Defamation 101 – Imputations

Defamation law is concerned with the damage caused by a publication that puts a person’s reputation or character to question or disrepute in the eyes of the public. How those words which become the subject of examination in defamation matters are interpreted may be different depending on the context of the publication and with who is reading it. For this reason, the court needs to examine each of those words and phrases for their imputation – i.e. what they stand to mean. This article dives into what an imputation is and how the court deals with the determination of an imputation when considering whether an aggrieved person has been defamed.

In any claim for defamation, there are two fundamental elements to be determined by the Court in respect of imputations: 

  1. Whether or not the imputations pleaded by the aggrieved person are conveyed by the publication; and 
  2. If any of those imputations do arise, whether or not the imputations are defamatory of the plaintiff. 

Limb 1: Whether or not the imputations are conveyed

Whether or not the imputations are conveyed is an objective question of law, and is tested by reference to the ordinary reasonable reader test. To satisfy that test, it must be established that an ordinary reasonable reader would have comprehended the publication in the way in which the imputations have been pleaded. There are two primary elements that must be taken into account in determining whether the test is satisfied:

  1. what are the attributes of an ordinary reasonable reader; and 
  2. how would an ordinary reasonable reader comprehend the publication. 

The ordinary reasonable reader is, at law, an individual that is of ordinary intelligence, experience and education. They are individuals not “avid for scandal”, or “suspicious of mind”. In short, the ordinary reasonable reader will not search for adverse meanings, but will comprehend the publication with a level head. 

In determining whether that ordinary reasonable reader would comprehend the publication to convey the imputations, there are a number of considerations. Importantly, the ordinary reasonable reader would consider the express meanings that arise from the publication, but they may also consider the meanings that arise by way of inference, implication, or innuendo. A true innuendo will arise in circumstances where, for example, readers of the publication have specific or special knowledge relating to the aggrieved person which allows an innuendo to be formed by reference to the words published. Finally, the conveyance of imputations may be determined by considering the publication as a whole, but may also have reference to particular parts of it.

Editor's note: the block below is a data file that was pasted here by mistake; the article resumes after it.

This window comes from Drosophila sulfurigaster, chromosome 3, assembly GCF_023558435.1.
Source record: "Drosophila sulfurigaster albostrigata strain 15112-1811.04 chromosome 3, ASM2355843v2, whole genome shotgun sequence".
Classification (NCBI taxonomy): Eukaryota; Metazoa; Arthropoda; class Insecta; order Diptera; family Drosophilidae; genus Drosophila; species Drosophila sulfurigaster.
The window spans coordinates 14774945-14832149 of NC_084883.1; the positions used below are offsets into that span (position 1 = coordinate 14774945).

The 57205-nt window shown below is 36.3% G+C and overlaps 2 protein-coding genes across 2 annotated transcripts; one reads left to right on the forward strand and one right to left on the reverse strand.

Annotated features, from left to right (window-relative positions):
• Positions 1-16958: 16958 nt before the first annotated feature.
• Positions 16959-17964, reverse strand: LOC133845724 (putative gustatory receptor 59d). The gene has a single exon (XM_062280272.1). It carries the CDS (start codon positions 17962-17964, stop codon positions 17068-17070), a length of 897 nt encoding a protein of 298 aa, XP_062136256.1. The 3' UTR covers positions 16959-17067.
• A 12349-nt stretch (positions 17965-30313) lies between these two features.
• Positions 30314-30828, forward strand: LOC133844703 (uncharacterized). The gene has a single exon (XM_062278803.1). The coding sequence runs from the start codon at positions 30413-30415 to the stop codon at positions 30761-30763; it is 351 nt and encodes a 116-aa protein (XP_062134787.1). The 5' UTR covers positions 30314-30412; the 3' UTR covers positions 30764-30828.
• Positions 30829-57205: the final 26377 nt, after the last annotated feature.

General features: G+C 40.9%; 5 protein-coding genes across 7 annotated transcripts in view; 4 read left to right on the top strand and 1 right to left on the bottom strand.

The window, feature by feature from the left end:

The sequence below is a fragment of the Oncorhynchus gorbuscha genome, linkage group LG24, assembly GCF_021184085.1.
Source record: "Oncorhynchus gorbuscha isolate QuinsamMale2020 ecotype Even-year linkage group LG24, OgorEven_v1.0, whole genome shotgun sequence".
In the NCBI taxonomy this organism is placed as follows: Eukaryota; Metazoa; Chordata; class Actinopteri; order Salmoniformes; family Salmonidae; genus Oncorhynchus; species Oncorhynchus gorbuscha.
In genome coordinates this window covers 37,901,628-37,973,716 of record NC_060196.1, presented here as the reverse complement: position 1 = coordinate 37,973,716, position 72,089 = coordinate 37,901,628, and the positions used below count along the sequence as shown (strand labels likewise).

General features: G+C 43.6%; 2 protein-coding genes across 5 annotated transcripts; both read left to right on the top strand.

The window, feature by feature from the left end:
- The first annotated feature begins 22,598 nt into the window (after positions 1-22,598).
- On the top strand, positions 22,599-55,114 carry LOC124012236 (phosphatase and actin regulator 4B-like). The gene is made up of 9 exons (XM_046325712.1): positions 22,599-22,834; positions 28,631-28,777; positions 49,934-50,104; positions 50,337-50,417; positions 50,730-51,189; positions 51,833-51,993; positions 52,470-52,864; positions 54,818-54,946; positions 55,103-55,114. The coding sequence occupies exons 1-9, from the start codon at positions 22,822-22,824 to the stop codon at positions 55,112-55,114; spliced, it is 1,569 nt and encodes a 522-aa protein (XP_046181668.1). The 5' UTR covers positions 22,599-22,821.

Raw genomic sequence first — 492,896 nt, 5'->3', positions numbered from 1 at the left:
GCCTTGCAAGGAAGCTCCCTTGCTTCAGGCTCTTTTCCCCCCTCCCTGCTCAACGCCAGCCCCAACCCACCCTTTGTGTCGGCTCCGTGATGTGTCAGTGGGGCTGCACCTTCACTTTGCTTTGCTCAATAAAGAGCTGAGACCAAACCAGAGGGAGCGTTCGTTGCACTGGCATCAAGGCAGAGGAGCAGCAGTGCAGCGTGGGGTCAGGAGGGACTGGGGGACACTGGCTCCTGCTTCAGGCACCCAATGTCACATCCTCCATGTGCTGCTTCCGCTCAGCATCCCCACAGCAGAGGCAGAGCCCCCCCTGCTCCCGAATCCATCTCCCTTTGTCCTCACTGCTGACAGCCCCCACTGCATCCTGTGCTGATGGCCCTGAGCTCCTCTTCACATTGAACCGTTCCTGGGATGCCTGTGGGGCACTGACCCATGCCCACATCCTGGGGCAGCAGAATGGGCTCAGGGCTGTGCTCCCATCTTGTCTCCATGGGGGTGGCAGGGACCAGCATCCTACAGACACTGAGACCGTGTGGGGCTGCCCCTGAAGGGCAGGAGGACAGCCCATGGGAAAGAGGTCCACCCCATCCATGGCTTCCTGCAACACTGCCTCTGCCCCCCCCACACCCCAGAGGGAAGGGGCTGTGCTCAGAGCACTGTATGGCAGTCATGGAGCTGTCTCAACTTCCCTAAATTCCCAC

It is not necessary that each of the imputations pleaded are conveyed, or are defamatory. It is sufficient for some of the imputations to be found to be conveyed. In respect of those imputations which are found to be conveyed, it must then be determined whether those particular imputations are defamatory. However, only the imputations that have been pleaded may be found, and there is no discretion to find imputations which have not been pleaded by the aggrieved person. For this reason, it is deftly important that a defamation is properly pleaded from the outset as a failure to plead the imputations properly may be a costly and, in some cases, futile exercise.

Limb 2: Whether or not the imputations are defamatory

If an imputation is found to be conveyed, it is then a matter of determining whether the imputations are defamatory of the aggrieved persons. In determining this question, it is a matter of whether the reputation of the aggrieved person will be diminished in the eyes of the general public, or the reader of the publication, as a result of the imputations that arise. 

An imputation may also be defamatory where the publication of the imputations results in the aggrieved person being ridiculed, avoided or shunned by readers of the publication. However, it is not necessary for the aggrieved person to show that the publication of imputations has already caused damage to their reputation, but is instead just that is has or is likely to cause such harm. 


Imputations, and the legal process of pleading and determining them, are common across all states. They are heavily discretionary, as each individual will interpret and comprehend a publication in different ways. Therefore, it is extremely important that imputations are pleaded comprehensively, and with great care and skill. 

Have you been the subject of negative public publications and want to learn more about your rights? Contact our defamation team today at [email protected] to discuss you matter further.

The blog published by Rostron Carlyle Rojas is intended as general information only and is no legal advice on any subject matter. By viewing the blog posts, the read understands there is no solicitor-client relationship between the reader and the blog published. The blog should not be used as a substitute for legal advice from a legal practitioner, and readers are urged to consult RCR on any legal queries concerning a specific situation.

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